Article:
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Wavelet multiresolution analysis of the liquidity effect and monetary neutrality
Jönköping University, Jönköping International Business School, JIBS, Economics. Department of Applied Statistics, College of Business and Economics, University of Rwanda, Kigali, Rwanda.ORCID iD: 0000-0001-6611-4762
(English)Manuscript (preprint) (Other academic)
Abstract [en]

This paper employs wavelets to examine the relationship between money, interest and output on a scale-by-scale basis using data for the US and Sweden during 1985-2017. First, series are decomposed into orthogonal timescale components using the discrete wavelet transform (DWT) together with the Daubechies least asymmetric wavelet filter, and then causality analysis (in the Granger sense) is performed at each scale of variations. The dynamics at the finest scale of one-year movements indicate that interest rate and real output respond to movements in the quantity of money. At horizons of four years and above, there is a feedback mechanism. This pattern is very similar in both countries at the mentioned scales and suggests that monetary disturbances have significant real effects and these effects last longer than is assumed in pure real-business cycle models. Further, a locally weighted regression analysis suggests that not only are the direction and strength of the relationship among these variables scale-dependent but also the shape of the relationship may change from one scale to another. This method suggests a negative relationship between money and the short-term interest rate, as predicted by the liquidity preference theory, at cycles of one to four-year periods. Overall, these findings highlight the relevance of timescale decomposition in macroeconomic analysis.

National Category
Economics Probability Theory and Statistics
Identifiers
URN: urn:nbn:se:hj:diva-39450OAI: oai:DiVA.org:hj-39450DiVA, id: diva2:1206318
Note

An earlier version of this article was published in Computational Economics.

Available from: 2018-05-16 Created: 2018-05-16 Last updated: 2018-05-16
In thesis
1. Asymmetry and multiscale dynamics in macroeconomic time series analysis
Open this publication in new window or tab >>Asymmetry and multiscale dynamics in macroeconomic time series analysis
2018 (English)Doctoral thesis, comprehensive summary (Other academic)
Abstract [en]

This thesis consists of three independent articles preceded by an introductory chapter. The first two articles focus on exchange rate dynamics in emerging market and developing economies, taking into account nonlinearities and asymmetries which are relevant for these countries and are potentially due to (i) transaction costs and other market frictions, and (ii) official intervention in the foreign exchange market. The third article is devoted to the analysis of the effects of monetary policy at different time horizons.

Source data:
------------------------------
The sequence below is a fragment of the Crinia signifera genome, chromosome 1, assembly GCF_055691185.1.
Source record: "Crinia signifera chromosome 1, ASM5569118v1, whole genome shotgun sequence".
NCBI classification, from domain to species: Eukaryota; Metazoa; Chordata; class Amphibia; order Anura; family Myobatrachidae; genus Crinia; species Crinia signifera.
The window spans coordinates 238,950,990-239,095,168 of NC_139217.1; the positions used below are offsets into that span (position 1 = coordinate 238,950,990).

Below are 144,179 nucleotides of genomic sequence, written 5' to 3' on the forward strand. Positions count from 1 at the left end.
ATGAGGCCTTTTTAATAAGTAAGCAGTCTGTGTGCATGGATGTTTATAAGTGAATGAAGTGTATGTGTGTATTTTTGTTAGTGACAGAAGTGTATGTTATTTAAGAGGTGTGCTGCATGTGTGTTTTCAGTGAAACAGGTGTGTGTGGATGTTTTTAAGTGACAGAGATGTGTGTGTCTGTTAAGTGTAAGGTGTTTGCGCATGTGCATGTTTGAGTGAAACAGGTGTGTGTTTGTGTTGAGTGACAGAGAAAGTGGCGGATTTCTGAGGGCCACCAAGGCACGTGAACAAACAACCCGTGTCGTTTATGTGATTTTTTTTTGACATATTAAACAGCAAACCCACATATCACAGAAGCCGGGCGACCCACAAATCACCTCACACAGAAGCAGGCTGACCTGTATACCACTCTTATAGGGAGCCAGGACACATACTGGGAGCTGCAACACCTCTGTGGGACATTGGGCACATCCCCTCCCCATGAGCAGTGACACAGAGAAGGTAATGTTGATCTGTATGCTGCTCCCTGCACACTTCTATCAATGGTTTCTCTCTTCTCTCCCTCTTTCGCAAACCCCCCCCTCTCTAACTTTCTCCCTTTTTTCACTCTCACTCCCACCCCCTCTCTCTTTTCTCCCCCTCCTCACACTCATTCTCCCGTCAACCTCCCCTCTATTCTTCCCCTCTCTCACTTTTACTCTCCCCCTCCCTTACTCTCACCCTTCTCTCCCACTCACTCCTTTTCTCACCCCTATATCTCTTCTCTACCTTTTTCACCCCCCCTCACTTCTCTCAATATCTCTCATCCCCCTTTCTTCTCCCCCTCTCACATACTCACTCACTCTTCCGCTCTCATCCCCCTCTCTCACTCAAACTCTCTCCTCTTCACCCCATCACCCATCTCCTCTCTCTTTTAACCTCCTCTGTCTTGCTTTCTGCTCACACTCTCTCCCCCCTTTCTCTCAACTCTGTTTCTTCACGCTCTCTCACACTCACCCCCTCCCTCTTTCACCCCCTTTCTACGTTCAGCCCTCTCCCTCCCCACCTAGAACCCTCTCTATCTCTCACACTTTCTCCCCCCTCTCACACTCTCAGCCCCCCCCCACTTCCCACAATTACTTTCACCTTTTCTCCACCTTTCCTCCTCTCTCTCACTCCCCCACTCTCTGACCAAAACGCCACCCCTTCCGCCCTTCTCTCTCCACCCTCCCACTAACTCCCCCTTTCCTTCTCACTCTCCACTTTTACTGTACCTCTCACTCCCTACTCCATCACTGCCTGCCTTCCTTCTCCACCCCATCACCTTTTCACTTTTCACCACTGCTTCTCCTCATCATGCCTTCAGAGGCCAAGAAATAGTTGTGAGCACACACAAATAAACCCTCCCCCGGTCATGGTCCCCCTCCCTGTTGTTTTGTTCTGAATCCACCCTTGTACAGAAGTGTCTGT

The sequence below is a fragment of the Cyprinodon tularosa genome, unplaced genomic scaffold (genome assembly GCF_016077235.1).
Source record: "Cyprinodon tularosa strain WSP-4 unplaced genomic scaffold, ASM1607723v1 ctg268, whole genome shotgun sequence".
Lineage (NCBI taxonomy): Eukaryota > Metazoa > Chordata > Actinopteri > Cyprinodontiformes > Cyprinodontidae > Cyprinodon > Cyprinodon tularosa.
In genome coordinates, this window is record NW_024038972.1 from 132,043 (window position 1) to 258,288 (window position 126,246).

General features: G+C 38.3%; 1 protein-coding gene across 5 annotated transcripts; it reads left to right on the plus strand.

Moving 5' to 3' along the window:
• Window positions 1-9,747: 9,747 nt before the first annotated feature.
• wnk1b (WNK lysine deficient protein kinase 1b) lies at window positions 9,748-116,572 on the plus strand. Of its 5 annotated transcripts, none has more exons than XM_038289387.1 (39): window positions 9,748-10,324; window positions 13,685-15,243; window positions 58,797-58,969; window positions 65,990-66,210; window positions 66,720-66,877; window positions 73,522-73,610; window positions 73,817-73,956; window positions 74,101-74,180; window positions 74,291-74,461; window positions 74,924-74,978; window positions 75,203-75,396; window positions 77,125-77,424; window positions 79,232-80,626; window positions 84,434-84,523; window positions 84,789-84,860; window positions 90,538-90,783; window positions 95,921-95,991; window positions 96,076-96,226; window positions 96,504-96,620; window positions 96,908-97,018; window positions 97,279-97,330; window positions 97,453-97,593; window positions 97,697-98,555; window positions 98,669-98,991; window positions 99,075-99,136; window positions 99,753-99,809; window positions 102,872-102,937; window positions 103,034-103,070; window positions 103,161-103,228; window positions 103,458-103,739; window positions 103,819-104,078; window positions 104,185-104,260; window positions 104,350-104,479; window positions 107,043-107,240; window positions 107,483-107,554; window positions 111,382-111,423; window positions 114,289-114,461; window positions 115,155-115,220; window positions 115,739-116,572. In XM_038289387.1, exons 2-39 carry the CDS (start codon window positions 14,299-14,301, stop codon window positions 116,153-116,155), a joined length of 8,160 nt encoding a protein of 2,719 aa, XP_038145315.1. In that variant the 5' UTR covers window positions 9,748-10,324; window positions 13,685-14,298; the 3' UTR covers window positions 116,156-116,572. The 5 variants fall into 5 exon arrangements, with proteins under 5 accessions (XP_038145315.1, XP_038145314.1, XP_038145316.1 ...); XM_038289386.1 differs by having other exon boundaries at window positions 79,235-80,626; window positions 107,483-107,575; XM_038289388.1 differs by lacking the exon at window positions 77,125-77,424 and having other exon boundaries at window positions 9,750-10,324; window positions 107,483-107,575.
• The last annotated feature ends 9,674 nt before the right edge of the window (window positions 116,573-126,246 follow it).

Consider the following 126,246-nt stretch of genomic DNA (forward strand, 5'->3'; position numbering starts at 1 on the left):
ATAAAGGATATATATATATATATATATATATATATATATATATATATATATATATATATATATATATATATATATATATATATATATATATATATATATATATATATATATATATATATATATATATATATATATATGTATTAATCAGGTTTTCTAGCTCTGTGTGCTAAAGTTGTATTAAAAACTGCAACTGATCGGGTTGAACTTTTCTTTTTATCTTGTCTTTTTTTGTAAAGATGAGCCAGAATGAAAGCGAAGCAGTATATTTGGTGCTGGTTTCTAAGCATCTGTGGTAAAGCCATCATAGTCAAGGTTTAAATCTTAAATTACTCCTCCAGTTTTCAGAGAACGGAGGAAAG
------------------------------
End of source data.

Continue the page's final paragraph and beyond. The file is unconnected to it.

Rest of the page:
The first article evaluates the purchasing power parity (PPP) theory in a panel of Sub-Saharan African countries. Unit root tests that are based on exponential smooth transition autoregressive (ESTAR) models are applied to account for nonlinearities and asymmetries in real exchange rate adjustment towards its equilibrium (mean) value. The results indicate empirical support for the PPP theory.

The second article examines the relationship between current account adjustment and exchange rate flexibility in a panel of emerging market and developing economies. The purpose of this article is to (i) obtain a measure of exchange rate flexibility that considers autoregressive conditional heteroscedasticity and possible asymmetric responses of the exchange rate to shocks, and (ii) apply suitable dynamic panel data estimators to investigate this relationship. The results indicate that more flexible exchange rates are associated with faster current account adjustment.

By means of wavelets the third article investigates the liquidity effect and the long-run neutrality of money at detailed timescales using time series data for Sweden and the US. The results indicate a significant liquidity effect at horizons of one to four years, but there is no evidence of monetary neutrality.

Place, publisher, year, edition, pages
Jönköping: Jönköping University, Jönköping International Business School, 2018. p. 29
Series
JIBS Dissertation Series, ISSN 1403-0470 ; 122
National Category
Economics Probability Theory and Statistics
Identifiers
urn:nbn:se:hj:diva-39452 (URN)978-91-86345-84-6 (ISBN)
Public defence
2018-06-13, B1014, Jönköping International Business School, Jönköping, 10:00 (English)
Opponent
Supervisors
Available from: 2018-05-16 Created: 2018-05-16 Last updated: 2018-05-16Bibliographically approved

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